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Budgets ignore the housing disaster but so do advocacy groups

As Citizens for Public Justice wrote in their response to the federal budget this week: "Budgets are about choices. They let us know what our political leaders think is important."

They also reveal to us what our non-governmental organizations (NGOs), and many unions think is important. In their responses I mostly read platitudes: "We commend the government," "We are pleased to hear," "We welcome the commitment," "We are encouraged to see."

I was hard pressed to find the words "new affordable housing, national housing program, social housing repairs, homelessness, First Nations housing," in their media releases and responses to the federal or Ontario budget this past week. Mostly their analyses and critiques focused on jobs, child poverty, health care, childcare, retirement security -- all worthy social issues for sure but hard to accomplish without safe, affordable homes.

There are a few notable exceptions to the housing silence.

Kudos to Assembly of First Nations (AFN) National Chief Perry Bellegarde who didn't hold back in his response. In the AFN media release after the federal budget he pointed to a number of conditions on 120 First Nations communities including over-crowded housing and pointed to the need for more than 100,000 new housing units on-reserves. That's 100,000!

Cut to the sixth paragraph in Canada Without Poverty's media release: "Canada Without Poverty was satisfied to see funding for social housing continue, however there were many initiative and programs that we would have hoped to have seen in this budget. Including to develop a coordinated National Housing Strategy…" There -- they said it!

Sure, the federal budget threw some scraps of housing at us: federally a new Home Accessibility Tax Credit, an annual investment of $1.7 billion for the next four years to support 570,000 households that depend on social housing support but with vagueness on how the monies can be used -- maybe rent supplements?

In Ontario, the only voice of concise sanity was John Clarke and OCAP who rightly declared the budget an austerity budget that will worsen poverty and ultimately homelessness. The budget document is full of re-announcements. Ontario’s Expert Advisory Panel on Homelessness has been given the task of advising on a provincial definition of homelessness, improved data collection and measures to prevent and end homelessness. The budget also promises that the government will review its Long-Term Affordable Housing Strategy.

One would think there was no problem. We need to remember that Canada has witnessed historic grassroots initiatives in the struggle to bring back the national housing program that was killed by both the federal Conservative and Liberal governments in the 1990s. In 1998, in response to horrific national conditions, Toronto Disaster Relief Committee declared homelessness to be a national disaster. Across the country local coalitions and advocacy groups sprung up and began organizing. The subsequent federal homelessness program was a clear attempt by the government to deal with exploding homelessness -- it just didn't do the necessary housing piece.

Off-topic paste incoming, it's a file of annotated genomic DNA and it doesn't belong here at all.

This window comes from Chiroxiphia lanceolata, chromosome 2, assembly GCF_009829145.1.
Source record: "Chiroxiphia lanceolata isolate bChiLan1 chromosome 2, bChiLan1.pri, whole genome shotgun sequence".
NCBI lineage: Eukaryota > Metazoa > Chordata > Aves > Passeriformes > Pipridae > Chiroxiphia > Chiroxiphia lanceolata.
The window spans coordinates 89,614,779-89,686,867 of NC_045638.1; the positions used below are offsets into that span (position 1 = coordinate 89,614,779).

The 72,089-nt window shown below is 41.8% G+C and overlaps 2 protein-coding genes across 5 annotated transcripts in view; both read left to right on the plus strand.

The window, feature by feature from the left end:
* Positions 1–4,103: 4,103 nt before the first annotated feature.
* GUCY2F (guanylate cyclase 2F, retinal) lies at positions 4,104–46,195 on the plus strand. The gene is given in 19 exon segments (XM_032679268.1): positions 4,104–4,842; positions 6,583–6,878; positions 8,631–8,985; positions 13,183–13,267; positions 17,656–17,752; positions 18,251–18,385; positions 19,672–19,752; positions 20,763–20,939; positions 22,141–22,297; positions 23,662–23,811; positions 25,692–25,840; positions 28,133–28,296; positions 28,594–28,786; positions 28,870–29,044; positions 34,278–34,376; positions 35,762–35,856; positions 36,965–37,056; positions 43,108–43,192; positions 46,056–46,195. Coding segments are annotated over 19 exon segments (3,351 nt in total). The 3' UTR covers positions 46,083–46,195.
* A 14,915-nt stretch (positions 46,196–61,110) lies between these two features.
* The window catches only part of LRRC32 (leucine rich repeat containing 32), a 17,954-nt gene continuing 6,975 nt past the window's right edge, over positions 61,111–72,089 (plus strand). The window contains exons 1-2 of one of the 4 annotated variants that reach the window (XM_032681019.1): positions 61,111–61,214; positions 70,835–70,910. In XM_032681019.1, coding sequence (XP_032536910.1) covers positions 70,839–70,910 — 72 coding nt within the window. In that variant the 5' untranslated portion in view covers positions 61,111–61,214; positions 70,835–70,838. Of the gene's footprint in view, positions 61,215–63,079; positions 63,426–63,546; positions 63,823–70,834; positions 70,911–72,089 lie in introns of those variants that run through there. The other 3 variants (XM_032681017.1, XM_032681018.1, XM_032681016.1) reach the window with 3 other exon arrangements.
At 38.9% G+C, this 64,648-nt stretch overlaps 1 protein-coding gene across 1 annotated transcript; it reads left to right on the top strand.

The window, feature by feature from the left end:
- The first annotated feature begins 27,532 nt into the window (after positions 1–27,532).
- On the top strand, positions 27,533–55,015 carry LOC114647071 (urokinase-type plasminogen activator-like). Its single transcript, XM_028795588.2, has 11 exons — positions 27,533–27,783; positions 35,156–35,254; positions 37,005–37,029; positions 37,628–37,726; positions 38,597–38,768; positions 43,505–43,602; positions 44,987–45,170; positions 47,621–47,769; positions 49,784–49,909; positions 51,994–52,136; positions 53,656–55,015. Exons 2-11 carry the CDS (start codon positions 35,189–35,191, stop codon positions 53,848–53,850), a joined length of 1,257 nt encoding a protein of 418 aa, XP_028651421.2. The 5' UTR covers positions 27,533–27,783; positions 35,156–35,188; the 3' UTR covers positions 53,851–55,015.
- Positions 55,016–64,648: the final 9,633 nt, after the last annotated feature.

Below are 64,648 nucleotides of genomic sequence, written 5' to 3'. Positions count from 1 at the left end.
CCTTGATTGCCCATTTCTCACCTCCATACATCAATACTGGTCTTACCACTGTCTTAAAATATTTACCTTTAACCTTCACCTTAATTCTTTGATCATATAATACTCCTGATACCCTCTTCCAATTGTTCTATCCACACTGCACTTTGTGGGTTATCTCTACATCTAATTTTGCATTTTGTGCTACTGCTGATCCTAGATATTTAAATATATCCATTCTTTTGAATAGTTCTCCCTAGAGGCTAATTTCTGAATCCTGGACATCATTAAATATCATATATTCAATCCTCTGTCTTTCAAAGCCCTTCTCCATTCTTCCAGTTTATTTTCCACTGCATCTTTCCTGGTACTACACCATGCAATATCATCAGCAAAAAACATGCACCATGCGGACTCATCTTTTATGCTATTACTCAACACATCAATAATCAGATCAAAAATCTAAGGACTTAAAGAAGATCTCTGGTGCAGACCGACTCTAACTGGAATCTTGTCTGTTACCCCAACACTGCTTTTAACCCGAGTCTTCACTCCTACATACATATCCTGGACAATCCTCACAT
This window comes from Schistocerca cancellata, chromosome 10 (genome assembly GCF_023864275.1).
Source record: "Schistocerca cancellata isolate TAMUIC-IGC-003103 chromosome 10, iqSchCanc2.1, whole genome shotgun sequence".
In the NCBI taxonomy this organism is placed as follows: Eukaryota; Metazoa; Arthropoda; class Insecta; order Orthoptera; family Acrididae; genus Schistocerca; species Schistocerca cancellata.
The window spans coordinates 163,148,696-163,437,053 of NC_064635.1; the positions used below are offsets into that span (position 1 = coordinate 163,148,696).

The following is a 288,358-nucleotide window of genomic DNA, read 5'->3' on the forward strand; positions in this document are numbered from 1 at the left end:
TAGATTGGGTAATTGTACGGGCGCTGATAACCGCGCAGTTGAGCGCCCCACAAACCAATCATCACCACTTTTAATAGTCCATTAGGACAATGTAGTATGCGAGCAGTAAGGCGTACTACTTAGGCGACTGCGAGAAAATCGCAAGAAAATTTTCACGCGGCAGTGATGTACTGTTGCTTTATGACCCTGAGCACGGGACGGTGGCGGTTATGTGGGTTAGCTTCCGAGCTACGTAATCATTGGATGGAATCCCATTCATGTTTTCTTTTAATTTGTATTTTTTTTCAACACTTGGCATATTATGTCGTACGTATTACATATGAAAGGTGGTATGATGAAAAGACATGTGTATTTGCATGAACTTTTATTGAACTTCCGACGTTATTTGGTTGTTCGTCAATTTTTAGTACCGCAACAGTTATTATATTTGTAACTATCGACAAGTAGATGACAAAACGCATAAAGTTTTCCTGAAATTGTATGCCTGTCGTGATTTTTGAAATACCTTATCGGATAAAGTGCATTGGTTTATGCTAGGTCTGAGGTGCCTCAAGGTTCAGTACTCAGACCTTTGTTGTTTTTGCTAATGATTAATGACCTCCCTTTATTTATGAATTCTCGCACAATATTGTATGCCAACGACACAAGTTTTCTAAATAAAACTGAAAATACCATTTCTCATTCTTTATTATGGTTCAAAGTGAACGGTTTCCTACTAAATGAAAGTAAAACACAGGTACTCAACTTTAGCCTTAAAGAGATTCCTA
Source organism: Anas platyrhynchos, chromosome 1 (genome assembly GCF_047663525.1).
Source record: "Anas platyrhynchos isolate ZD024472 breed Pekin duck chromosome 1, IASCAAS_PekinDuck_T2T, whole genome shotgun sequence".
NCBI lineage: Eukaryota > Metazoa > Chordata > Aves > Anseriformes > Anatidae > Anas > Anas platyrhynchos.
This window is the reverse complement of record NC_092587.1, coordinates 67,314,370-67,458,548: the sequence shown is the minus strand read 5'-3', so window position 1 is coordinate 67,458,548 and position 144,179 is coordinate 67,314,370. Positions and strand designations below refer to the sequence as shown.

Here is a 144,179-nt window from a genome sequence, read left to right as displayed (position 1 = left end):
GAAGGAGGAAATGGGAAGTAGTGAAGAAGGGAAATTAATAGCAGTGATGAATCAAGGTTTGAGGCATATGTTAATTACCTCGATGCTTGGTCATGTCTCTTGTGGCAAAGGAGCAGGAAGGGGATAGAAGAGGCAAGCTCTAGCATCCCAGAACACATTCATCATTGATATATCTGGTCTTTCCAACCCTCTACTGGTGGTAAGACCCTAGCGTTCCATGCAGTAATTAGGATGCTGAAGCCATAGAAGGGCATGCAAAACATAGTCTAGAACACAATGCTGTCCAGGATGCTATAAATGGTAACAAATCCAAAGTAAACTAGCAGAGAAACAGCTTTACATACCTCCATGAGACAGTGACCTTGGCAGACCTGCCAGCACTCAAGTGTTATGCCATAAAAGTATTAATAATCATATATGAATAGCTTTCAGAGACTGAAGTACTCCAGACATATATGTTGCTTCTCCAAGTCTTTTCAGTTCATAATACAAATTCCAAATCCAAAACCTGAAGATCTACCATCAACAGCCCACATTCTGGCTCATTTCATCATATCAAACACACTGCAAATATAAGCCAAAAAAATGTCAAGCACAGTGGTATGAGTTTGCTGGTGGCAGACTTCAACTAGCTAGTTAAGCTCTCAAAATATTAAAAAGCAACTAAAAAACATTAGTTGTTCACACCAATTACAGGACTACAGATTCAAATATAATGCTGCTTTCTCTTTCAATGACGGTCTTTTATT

November 22 is now recognized across the country as National Housing Day, marking the day that the Federation of Canadian Municipalities essentially signed on to the campaign that homelessness was a national disaster.

In 2007 Miloon Kothari, the United Nations Special Rapporteur on adequate housing, toured Canada meeting with grassroots groups including homeless children in Laura Sky's films Home Safe Calgary and Home Safe Toronto that I produced. Kothari's mission report to Canada noted, "Canada is one of the few countries in the world without a national housing strategy." He also reminded us that the UN's Committee on Economic, Social and Cultural Rights had already called upon Canada’s "federal, provincial and territorial governments to address homelessness and inadequate housing as national emergency."

Why the silence on housing this week? Well for one think Canada Revenue Agency (CRA) began doing investigations of not-for-profits. Remember CRA's famous line that charitable groups can alleviate poverty, just not prevent it? The result: advocacy chill. Secondly, the American based Housing First ideology and program was imported into Canada, essentially stifling social movements and the result is again advocacy chill. How is Housing First working? Not so well.

So here we are today with a housing emergency, disaster, crisis, catastrophe and human rights violation. Let's call it what it is and get it on the agenda for the federal election!

 

Image: Dave Meslin, previously created for the Cathy Crowe newsletter in 2007

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